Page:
All struggles, to a certain extent, involve uncertainty. And while they may take a variety of forms—from political revolutions to the more delicate act of interpreting a text—each entails an element of hope: for a positive resolution, a better future, a clearer understanding.
While not “difficult” in the sense of, say, the intentionally challenging modernists, José Saramago inscribes a struggle into the very structure of his prose. Though conversational and often witty, his meandering phrases become increasingly unpredictable as they develop. Whether by fusing multiple speakers in the same sentence—with only capital letters signaling a change in voice—or allowing room for his narrators’ countless tangents, his rejection of traditional narrative form demands from readers a heightened degree of concentration. We never quite know where he will lead us, but we begin to have faith that what seems like a collection of disparate elements will eventually coalesce into a comprehensible, and often surprising, whole.
Case in point, this section from the 1997 novel All the Names concerned with the protagonist’s journey into the Central Registry, an archive of the city’s births, marriages, and deaths so cavernous that it must be traversed using Ariadne’s thread:
“One might ask why Senhor José needs a hundred-yard-long piece of string if the length of the Central Registry, despite successive extensions, is no more than eighty. That is the question of a person who imagines that one can do everything in life simply by following a straight line, that it is always possible to proceed from one place to another by the shortest route, perhaps some people in the outside world believe that they have done so, but here, where the living and the dead share the same space, sometimes, in order to find one of them, you have to make a lot of twists and turns, you have to skirt round mountains of bundles, columns of files, piles of cards, thickets of ancient remains, you have to walk down dark gulleys, between walls of grubby paper which, up above, actually touch, yards and yards of string will have to be unravelled, left behind, like a sinuous, subtle trail traced in the dust, there is no other way of knowing where you have to go next, there is no other way of finding your way back.”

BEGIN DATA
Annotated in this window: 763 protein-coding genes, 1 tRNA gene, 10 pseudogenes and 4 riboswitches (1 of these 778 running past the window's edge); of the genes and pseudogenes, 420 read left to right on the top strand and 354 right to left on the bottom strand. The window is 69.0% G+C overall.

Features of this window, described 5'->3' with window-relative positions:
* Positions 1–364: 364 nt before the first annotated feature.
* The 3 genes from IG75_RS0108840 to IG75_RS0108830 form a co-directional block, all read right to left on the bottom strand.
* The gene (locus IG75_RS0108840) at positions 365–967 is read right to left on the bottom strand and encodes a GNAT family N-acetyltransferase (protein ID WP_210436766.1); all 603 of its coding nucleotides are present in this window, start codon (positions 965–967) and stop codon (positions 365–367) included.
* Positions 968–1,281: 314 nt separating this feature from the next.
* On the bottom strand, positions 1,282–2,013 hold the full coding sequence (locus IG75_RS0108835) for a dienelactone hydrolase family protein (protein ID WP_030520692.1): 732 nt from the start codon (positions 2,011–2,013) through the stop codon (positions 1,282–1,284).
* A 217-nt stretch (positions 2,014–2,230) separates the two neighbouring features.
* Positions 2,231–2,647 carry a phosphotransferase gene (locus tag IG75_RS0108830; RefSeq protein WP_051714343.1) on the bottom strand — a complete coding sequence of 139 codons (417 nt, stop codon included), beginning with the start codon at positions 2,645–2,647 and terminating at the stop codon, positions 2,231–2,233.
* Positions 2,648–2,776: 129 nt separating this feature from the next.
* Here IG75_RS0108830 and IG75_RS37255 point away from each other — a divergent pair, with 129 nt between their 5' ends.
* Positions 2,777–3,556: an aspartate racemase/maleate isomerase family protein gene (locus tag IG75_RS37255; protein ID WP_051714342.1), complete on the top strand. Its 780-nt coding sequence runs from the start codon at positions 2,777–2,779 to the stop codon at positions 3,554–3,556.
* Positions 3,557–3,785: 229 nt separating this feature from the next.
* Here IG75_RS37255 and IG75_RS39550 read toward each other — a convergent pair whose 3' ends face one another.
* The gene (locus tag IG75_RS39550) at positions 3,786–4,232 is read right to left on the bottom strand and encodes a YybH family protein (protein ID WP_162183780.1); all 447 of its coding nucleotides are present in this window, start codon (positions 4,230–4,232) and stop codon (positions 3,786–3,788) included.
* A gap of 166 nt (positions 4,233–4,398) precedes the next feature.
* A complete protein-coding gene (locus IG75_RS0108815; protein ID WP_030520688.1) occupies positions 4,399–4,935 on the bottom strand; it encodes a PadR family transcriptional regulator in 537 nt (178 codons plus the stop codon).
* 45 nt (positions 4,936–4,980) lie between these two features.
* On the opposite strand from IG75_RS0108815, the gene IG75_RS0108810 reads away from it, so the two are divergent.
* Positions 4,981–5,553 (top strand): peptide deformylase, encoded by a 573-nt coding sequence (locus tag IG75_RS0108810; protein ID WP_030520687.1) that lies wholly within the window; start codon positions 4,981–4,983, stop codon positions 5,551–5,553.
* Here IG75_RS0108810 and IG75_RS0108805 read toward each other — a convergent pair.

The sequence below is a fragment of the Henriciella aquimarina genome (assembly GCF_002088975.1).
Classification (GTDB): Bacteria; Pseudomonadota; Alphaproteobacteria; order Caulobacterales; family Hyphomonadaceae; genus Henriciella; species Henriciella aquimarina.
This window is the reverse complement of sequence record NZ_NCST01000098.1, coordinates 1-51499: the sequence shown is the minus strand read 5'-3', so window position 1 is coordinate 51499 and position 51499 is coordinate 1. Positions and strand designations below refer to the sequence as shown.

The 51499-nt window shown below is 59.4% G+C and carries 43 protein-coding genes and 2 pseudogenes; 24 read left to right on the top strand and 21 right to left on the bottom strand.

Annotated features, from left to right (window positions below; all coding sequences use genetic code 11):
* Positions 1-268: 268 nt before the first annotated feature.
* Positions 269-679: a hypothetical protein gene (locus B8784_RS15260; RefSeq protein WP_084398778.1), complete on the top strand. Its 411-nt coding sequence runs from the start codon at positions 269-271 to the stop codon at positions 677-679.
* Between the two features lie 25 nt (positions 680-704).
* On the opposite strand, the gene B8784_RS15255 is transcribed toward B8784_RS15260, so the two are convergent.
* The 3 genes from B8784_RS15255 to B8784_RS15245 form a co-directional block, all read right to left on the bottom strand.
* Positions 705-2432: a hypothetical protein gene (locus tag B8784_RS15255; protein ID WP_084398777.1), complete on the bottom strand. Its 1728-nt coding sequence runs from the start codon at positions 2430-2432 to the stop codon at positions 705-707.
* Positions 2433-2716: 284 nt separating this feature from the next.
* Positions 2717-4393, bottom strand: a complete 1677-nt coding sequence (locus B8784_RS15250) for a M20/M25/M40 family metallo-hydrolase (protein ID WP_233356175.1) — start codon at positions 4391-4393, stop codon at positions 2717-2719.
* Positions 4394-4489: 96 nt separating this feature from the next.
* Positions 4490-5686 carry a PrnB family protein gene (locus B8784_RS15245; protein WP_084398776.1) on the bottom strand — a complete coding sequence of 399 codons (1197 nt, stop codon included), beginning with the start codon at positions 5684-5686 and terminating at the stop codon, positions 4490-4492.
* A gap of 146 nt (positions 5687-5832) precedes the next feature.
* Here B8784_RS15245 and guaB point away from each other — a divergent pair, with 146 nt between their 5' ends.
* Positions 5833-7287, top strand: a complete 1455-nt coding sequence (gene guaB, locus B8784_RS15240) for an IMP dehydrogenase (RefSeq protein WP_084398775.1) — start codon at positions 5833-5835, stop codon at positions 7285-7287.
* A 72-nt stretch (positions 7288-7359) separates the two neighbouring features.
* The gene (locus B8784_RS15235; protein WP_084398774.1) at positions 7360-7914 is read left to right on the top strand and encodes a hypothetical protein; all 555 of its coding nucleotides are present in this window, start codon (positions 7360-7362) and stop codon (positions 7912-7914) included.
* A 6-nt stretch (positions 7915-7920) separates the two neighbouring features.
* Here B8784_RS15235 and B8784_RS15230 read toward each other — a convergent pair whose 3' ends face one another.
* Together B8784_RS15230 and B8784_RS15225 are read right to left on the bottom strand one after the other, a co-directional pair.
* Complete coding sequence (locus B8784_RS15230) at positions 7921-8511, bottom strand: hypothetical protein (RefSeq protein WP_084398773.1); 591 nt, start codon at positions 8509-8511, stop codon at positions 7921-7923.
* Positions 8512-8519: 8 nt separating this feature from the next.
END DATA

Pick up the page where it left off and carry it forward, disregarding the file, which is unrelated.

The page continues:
Senhor José remains stationary, but this lengthy series of clauses propels the reader along an unmarked path. Saramago alone seems aware of its trajectory, and in this way, the passage itself, filled with its own “twists and turns,” serves as an apt description of his knotted style.
He was not originally so uninhibited, however, as can now be seen in his “lost” novel, Skylight. Completed in 1953 and composed with standard line breaks and punctuation, the book was completely ignored upon submission. But in 1989, the future Noble laureate received an unexpected phone call from the publishing house to which he had submitted the novel. No doubt the international acclaim for the then-recently translated Baltasar and Blimunda had caught their attention, and somewhat mysteriously, they had rediscovered the manuscript. While these editors were undoubtedly excited by the prospect of future sales, Saramago flatly refused their offer. According to Pilar del Río, president of the José Saramago Foundation, “[h]is sole explanation—his main principle of life, often spoken and often written—was this: no one has any obligation to love anyone else, but we are all under an obligation to respect each other.” Any writer who has pitched a story into the void will understand Saramago’s conviction, but few have the body of work (and some would say stubbornness) to rationalize rejecting any such positive response. What happened to the book after his death was of no concern to him though, and now English readers have access to this old, yet also strangely new, work.